From the July Issue


Missile Plant to Launch Expansion

Springtime in Paris means an aero-defense industry project back home in Arkansas.

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Container-on-Barge Could Be Coming to a Marine Highway Near You

The Ports of Indiana demonstrate leadership in this emerging practice.

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This week, U.S. Under Secretary of Commerce for International Trade Gilbert Kaplan announced the 2018 goods export data for the nation’s 392 Metropolitan Statistical Areas (MSA), highlighting that U.S. metro areas exported $1.5 trillion in merchandise. From 2017 to 2018, exports from MSAs increased by $110.3 billion, or 8.1%, with 259 metros (two-thirds of the total) reporting positive export growth, and 94 (24%) reaching record-level exports. Presented here is a complete color-coded map showing all 392 metros and a list of the Top 10 exporting metros.

These data are based on an Origin of Movement (OM) ZIP-code-based series. A bit of digging into the International Trade Administration’s methodology reveals that the methodology “allocates exports to states and localities based on the address of the United States Principal Party in Interest (USPPI) of record ... The USPPI of record is not necessarily the entity that produced the merchandise; hence, the series does not furnish complete and reliable data on the production origin of U.S. exports.” Only half of these Top 10 cities appeared in this year’s Top Metro rankings by Site Selection. — Adam Bruns

Top 10 MSAs by Exports 2018

MSA 2018 (Full Year)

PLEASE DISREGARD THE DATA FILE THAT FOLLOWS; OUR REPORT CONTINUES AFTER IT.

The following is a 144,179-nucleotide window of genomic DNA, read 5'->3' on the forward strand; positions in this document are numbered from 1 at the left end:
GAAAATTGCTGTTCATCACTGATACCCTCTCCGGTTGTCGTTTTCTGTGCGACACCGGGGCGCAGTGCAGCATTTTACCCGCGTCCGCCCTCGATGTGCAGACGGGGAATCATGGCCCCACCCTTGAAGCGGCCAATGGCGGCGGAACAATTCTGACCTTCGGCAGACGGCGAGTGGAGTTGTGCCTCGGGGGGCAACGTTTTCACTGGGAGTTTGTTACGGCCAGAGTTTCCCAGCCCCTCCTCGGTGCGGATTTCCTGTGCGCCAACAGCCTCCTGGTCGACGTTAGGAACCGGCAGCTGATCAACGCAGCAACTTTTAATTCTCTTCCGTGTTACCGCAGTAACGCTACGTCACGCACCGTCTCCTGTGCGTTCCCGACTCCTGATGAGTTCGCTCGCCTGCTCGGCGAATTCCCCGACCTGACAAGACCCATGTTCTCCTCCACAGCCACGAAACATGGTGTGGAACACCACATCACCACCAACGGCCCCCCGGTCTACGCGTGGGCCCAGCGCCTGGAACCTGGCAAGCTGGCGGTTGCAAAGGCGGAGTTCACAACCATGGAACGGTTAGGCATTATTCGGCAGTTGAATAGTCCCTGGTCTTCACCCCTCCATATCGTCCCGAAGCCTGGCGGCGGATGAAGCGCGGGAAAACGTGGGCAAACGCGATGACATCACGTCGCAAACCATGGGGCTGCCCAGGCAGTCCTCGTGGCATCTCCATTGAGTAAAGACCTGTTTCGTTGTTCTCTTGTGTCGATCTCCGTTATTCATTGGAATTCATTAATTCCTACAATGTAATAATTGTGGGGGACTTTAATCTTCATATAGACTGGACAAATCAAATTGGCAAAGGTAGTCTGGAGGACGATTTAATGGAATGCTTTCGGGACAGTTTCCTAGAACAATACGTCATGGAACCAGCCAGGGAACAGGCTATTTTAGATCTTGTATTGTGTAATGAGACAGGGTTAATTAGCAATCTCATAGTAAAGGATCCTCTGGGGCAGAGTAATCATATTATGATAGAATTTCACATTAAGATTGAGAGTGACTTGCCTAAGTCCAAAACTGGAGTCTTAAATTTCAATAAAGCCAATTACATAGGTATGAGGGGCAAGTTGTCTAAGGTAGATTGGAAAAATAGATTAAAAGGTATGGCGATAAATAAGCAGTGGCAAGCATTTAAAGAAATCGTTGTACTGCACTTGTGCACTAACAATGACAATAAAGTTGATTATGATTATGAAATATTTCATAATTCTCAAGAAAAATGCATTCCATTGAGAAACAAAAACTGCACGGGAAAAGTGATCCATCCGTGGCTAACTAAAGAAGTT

Houston-The Woodlands-Sugar Land; TX 120,714,348,881
New York-Newark-Jersey City; NY-NJ-PA 97,692,369,176
Los Angeles-Long Beach-Anaheim; CA 64,814,557,594
Seattle-Tacoma-Bellevue; WA 59,742,928,935
Chicago-Naperville-Elgin; IL-IN-WI 47,287,787,440
Detroit-Warren-Dearborn; MI 44,131,350,233
New Orleans-Metairie; LA 36,570,444,699
Dallas-Fort Worth-Arlington; TX 36,260,871,500
Miami-Fort Lauderdale-West Palm Beach; FL 35,650,214,616
El Paso; TX 30,051,967,228


Automotive supplier Athena-SCE will add 5,800 sq.ft. to its existing facility in Mount Pleasant, Tennessee, with a $3 million investment that will create 36 additional jobs. The facility is intended to be fully operational by the end of 2019.

Source: Conway Analytics


Ice Cream maker Equi’s recently announced that it will relocate its current factory to a larger facility, still in Hamilton, UK, located in central Scotland in Lanarkshire, where the Clyde and Avon rivers meet. The new facility, which is four times larger than the existing factory, will utilize an $800,000 funding package from Scottish Enterprise to finance the move. The company has continued to expand its product range to wholesale customers, causing the company to outgrow its current facility.

Source: Conway Analytics

— Compiled by Olivia Vener, Consultant, Conway Advisory



U.S. data center leasing is on pace to exceed 2018’s record level, says CBRE’s latest North American Data Center Trends Report. Northern Virginia, the largest data center market in the world, accounted for 126.4 MW of net absorption in H1 2019, an astounding 74% of net absorption in the seven primary U.S. markets.  

Top 10 Most Active U.S. Data Center Markets

Market H1 2019 Absorption Market H1 2019 Absorption

Northern Virginia

126.4 MW


6.0 MW


14.4 MW

Southern California

5.8 MW

Silicon Valley

13.7 MW


4.8 MW

Dallas-Fort Worth

11.2 MW


3.2 MW

New York Tri-State

6.3 MW


2.3 MW



Conway Executive Vice President Ron Starner posed for this photo at the Louisville Slugger Museum & Factory during last week’s TrustBelt Corporates & Consultants Forum. Officially the world’s largest baseball bat, the steel structure is an exact-scale replica of Babe Ruth's 34-inch Louisville Slugger bat, weighs 68,000 pounds and towers 120 feet into the sky.

In 2015, Wilson Sporting Goods bought the Louisville Slugger brand from Hillerich & Bradsby, which still owns Louisville Slugger Museum & Factory and the production facility. H&B first arrived in Louisville in 1856.